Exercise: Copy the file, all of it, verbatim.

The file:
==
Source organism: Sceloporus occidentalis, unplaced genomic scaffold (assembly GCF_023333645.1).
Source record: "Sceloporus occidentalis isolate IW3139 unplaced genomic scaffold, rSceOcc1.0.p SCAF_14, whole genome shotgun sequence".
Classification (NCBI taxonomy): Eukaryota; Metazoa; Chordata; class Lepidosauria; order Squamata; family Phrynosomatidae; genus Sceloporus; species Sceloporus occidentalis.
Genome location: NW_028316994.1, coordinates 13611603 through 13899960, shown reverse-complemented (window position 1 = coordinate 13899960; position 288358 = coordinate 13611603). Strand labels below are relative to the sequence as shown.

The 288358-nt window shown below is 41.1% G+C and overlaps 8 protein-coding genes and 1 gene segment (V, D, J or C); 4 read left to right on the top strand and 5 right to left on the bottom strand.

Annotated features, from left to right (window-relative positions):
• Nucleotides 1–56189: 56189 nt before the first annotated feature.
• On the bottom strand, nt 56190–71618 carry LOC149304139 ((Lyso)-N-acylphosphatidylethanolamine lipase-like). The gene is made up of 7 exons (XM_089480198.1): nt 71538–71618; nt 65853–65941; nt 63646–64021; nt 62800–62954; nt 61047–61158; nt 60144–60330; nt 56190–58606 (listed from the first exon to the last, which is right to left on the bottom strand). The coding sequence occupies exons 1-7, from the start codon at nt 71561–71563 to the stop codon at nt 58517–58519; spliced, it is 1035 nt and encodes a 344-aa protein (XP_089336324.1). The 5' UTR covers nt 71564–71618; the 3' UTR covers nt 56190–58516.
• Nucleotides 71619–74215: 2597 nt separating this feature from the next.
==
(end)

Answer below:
Source organism: Sceloporus occidentalis, unplaced genomic scaffold (assembly GCF_023333645.1).
Source record: "Sceloporus occidentalis isolate IW3139 unplaced genomic scaffold, rSceOcc1.0.p SCAF_14, whole genome shotgun sequence".
Classification (NCBI taxonomy): Eukaryota; Metazoa; Chordata; class Lepidosauria; order Squamata; family Phrynosomatidae; genus Sceloporus; species Sceloporus occidentalis.
Genome location: NW_028316994.1, coordinates 13611603 through 13899960, shown reverse-complemented (window position 1 = coordinate 13899960; position 288358 = coordinate 13611603). Strand labels below are relative to the sequence as shown.

The 288358-nt window shown below is 41.1% G+C and overlaps 8 protein-coding genes and 1 gene segment (V, D, J or C); 4 read left to right on the top strand and 5 right to left on the bottom strand.

Annotated features, from left to right (window-relative positions):
• Nucleotides 1–56189: 56189 nt before the first annotated feature.
• On the bottom strand, nt 56190–71618 carry LOC149304139 ((Lyso)-N-acylphosphatidylethanolamine lipase-like). The gene is made up of 7 exons (XM_089480198.1): nt 71538–71618; nt 65853–65941; nt 63646–64021; nt 62800–62954; nt 61047–61158; nt 60144–60330; nt 56190–58606 (listed from the first exon to the last, which is right to left on the bottom strand). The coding sequence occupies exons 1-7, from the start codon at nt 71561–71563 to the stop codon at nt 58517–58519; spliced, it is 1035 nt and encodes a 344-aa protein (XP_089336324.1). The 5' UTR covers nt 71564–71618; the 3' UTR covers nt 56190–58516.
• Nucleotides 71619–74215: 2597 nt separating this feature from the next.